Compressed Gas Use
Currently there are more than 200 different substances commonly shipped in compressed gas containers, which can be considered compressed gases.
Compressed gases can be classified or categorized in a variety of ways and are often based on a common source, similar use, related chemical structure or similar physical properties. Many gases can fall into multiple categories. Generally, the term "compressed gas" also refers to liquefied and dissolved gases meeting these criteria and also include cryogenic gases, e.g. Nitrogen (N2), Hydrogen (H2) and Helium (He).
Multiple hazards may be associated with compressed gases including:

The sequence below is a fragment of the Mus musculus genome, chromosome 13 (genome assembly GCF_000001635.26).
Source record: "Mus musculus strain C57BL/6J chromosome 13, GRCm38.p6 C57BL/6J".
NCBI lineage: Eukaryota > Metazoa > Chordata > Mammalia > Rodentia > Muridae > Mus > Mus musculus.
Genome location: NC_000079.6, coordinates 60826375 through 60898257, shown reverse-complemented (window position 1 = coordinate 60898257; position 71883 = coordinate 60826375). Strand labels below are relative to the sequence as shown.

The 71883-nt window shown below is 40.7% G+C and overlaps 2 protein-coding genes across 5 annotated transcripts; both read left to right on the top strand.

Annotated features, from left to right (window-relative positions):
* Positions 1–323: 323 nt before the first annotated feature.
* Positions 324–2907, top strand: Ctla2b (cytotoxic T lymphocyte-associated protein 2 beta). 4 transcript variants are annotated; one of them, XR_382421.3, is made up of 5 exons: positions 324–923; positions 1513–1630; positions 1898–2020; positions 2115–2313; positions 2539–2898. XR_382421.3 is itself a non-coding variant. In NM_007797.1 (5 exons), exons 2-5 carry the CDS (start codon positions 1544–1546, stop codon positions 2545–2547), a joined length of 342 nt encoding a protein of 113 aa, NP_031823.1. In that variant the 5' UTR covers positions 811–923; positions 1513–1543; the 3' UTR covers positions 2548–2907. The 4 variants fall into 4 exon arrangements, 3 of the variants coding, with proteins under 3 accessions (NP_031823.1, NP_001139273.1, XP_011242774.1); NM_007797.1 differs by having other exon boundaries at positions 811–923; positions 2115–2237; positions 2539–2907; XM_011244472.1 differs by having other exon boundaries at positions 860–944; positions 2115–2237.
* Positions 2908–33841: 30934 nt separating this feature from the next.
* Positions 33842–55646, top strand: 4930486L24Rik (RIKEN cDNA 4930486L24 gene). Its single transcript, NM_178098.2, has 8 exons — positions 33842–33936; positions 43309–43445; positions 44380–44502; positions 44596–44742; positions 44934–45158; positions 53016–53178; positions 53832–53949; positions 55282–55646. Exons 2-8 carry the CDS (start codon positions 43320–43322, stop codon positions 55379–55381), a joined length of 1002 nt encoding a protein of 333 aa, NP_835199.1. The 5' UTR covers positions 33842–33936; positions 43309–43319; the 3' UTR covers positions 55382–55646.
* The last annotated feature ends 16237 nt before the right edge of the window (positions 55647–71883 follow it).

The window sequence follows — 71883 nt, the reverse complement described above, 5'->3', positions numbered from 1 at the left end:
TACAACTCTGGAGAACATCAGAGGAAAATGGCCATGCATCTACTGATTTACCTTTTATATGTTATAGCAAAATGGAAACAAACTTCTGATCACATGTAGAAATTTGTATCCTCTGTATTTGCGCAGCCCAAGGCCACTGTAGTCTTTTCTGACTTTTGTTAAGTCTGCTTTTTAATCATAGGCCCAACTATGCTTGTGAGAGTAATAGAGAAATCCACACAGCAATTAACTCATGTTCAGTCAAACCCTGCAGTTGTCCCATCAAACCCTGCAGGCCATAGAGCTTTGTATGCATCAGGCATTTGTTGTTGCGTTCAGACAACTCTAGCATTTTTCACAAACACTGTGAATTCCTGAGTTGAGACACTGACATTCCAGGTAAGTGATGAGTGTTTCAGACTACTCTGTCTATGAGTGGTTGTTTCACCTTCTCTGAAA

- Fire and explosion hazards due to some flammable, pyrophoric or reactive gases.
- Health hazards due to some toxic, corrosive or asphyxiant gases.
- Pressure hazards due to high pressure (inherent to) within most cylinders that can result in a rapid release of pressure and subsequent violent pinwheeling or (propulsion) rocketing of the cylinder.
- Hazards of Common Compressed Gases
- Additional Requirements for Toxic, Pyrophoric and Flammable Gases
- Evaluating Flammable and Toxic Compressed Gases
Each laboratory must develop Standard Operating Procedures (SOPs) that cover the hazards associated with the compressed gas as well as precautions, PPE requirements, etc. There are also limitations on the number and volume of cylinders as well as additional requirements that may apply depends on the specific use and type of materials involved.